According to a long-term study by Darjeeling Tea Research and Development Centre (DTR&DC) in Kurseong, Darjeeling district, West Bengal, a temperature rise of 0.51 degree celsius from 1993 to 2012 and decline in annual rainfall by 152.50 cm and relative humidity by 16.07% in those two decades of study led to overall production declines in tea.
The production of Darjeeling tea that stood at 11.29 million kg in 1994, dropped to around 8-8.5 million kg in 2018.
“We must acknowledge that climate change is a global issue. Strong winds, frequent frost, hail, and excessive rainfall have become detrimental to the production of high-quality tea. The reduction in sunshine hours and infestation of different types of insect pests and diseases has also impacted the tea quality and the quantity,” says Mrityunjoy Choubey, senior scientific officer, DTR&DC, Tea Board, Kurseong.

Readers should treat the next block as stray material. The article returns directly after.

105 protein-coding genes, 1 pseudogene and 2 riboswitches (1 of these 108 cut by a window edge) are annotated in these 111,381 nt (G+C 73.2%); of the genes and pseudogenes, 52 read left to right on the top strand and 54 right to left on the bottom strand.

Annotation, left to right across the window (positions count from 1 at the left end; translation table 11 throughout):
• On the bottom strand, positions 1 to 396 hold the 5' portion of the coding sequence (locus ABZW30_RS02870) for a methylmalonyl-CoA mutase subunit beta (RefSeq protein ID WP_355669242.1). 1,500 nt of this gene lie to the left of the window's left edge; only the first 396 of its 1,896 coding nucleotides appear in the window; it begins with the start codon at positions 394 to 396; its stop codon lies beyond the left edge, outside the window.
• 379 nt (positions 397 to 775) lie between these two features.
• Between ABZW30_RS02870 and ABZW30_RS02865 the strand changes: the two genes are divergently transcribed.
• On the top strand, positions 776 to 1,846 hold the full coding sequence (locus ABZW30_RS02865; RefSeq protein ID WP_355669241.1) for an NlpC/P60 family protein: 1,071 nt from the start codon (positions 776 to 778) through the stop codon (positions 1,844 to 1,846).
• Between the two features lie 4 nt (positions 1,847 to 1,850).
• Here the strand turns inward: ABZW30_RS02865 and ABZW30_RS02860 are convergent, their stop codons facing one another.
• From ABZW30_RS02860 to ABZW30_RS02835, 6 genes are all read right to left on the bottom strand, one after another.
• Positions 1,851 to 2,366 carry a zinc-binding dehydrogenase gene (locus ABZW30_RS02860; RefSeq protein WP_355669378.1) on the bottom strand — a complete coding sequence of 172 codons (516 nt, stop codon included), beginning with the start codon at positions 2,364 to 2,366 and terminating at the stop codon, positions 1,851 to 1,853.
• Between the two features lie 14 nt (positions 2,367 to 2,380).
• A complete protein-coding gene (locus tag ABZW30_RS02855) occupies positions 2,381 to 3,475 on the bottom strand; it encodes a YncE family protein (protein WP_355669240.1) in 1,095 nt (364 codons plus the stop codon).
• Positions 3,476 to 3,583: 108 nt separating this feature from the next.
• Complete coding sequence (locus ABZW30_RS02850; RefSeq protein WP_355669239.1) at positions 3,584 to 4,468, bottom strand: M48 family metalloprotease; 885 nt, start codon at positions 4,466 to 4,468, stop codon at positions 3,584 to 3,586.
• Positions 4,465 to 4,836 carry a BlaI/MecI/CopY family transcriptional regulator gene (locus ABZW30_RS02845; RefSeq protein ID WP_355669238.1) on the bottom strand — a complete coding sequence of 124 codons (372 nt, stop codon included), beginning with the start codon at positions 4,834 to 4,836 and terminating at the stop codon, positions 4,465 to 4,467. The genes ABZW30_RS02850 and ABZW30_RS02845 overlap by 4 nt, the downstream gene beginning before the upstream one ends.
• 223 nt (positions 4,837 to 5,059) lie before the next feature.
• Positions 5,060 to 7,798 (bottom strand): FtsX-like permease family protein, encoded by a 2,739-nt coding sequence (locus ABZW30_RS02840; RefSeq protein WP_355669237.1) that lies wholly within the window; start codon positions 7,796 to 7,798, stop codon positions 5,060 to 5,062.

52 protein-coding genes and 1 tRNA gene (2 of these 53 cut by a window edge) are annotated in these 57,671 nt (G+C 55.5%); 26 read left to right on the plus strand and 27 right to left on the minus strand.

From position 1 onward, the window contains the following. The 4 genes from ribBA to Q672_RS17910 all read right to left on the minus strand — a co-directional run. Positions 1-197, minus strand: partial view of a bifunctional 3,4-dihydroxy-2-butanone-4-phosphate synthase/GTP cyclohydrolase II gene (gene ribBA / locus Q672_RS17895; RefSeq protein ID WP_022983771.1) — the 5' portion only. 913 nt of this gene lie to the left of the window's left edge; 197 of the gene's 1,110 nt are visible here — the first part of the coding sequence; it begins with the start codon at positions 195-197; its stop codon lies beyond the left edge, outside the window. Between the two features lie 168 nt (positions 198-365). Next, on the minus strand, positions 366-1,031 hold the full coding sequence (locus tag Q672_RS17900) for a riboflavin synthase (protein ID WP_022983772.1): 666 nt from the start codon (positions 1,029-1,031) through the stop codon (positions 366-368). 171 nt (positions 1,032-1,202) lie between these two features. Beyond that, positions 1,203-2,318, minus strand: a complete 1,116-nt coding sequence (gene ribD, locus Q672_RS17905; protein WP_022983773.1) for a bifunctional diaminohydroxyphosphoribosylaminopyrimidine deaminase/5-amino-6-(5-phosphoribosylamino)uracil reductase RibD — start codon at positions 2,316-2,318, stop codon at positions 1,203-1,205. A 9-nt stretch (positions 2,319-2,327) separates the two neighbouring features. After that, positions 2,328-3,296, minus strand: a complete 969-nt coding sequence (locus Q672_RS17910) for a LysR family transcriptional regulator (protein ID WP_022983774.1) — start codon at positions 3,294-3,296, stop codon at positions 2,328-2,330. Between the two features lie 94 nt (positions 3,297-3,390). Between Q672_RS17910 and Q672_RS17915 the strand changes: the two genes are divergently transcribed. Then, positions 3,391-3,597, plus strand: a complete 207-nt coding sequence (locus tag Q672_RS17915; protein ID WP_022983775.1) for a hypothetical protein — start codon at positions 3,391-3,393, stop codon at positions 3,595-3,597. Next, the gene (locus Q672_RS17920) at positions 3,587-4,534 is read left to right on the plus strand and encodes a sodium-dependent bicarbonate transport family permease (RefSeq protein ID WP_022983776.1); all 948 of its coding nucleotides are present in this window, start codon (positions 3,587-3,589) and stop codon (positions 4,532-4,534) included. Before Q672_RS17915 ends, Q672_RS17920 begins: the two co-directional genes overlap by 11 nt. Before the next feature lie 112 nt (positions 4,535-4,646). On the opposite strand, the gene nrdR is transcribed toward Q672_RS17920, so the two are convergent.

The reason of reduction in yield may not be solely due to climatic change but there are other drivers such as switching over to inorganic from organic cultivation practices, age of tea bushes, soil erosion that could be the behind the gradual declining in production of Darjeeling Tea in general and DTR&DC in particular, said the study.
It’s not all gloom and doom, though, for tea-lovers. Researchers at the DTR&DC are working on new planting materials (tea clones) that would not only be resistant to climate change but would also ensure that there is no change in the flavour of Darjeeling tea.